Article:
The folks at 3DP at the University of Washington have rendered 3D bones in bone meal, 12x Powdered Sugar, and malodextrin. The resulting project – an effort to “print bones of animals that never existed” – is fairly creepy but if scientists could create actual bone in the same way, imagine the possible uses: hip replacements, skull fragment fixes, and the addition of three inch tusks to my otherwise normal, mid-western visage. William Gibson, we are with you in the Sprawl.
Here’s a great back-and-forth about the morality of 3D-printed bone:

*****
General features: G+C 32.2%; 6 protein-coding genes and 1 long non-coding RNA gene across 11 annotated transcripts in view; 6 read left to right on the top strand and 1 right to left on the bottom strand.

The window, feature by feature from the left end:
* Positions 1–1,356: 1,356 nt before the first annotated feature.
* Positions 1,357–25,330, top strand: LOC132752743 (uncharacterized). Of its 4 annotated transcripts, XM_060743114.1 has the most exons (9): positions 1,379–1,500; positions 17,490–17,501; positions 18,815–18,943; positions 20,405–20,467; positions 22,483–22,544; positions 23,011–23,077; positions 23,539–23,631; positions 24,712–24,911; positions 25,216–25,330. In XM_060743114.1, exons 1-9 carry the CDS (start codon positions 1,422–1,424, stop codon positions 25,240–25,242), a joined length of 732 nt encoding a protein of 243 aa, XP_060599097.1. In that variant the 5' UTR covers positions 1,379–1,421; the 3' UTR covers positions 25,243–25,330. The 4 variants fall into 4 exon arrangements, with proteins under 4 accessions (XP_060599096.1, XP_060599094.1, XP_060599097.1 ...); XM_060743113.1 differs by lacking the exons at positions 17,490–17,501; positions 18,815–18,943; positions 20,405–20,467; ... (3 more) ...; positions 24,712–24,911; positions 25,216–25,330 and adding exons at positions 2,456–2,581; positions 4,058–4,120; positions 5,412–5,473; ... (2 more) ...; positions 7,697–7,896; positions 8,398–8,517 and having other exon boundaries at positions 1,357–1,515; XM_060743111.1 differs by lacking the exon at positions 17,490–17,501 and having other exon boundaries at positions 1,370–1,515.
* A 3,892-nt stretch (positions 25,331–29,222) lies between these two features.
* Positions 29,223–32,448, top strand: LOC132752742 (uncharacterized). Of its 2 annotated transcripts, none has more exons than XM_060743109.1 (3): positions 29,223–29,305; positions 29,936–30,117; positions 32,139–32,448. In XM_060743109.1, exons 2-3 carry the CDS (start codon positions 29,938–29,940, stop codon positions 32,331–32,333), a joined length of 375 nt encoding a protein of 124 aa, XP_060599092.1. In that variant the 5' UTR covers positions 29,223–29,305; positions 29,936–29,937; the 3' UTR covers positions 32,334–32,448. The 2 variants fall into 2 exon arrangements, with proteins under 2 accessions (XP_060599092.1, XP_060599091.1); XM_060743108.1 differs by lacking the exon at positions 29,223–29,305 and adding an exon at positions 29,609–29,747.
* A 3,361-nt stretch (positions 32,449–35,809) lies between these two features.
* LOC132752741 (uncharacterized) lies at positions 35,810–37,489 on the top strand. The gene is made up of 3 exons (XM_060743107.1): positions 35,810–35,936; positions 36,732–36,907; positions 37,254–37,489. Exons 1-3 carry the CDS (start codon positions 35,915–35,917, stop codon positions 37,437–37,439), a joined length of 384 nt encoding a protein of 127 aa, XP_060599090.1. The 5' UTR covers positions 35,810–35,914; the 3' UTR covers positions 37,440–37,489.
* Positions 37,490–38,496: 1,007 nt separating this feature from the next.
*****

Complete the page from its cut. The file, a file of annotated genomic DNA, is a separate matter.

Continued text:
We loaded up the 3D printer with a bone powder mixture and used an existing binder solution. Let’s just say our first 3D printing tests were not terribly successful. The parts were so weak that any contact caused crumbling, and we could not remove the parts from the powder bed. However, the bone powder mix spread extremely well, produced a nice surface finish on the printing-bed surface. The parts needed to be strong enough to survive general human handing, depowdering, and post processing. Finally, really results!
But WAIT! After the first parts were printed, there was a long pause and a sigh heard from Juliana.
“I don’t know what to do here.” “I don’t know how I feel about touching these parts.”
“I’m a vegetarian!”
After the malodextrin failed to stick, they started using UF plastic resin glue and that seemed to do the trick.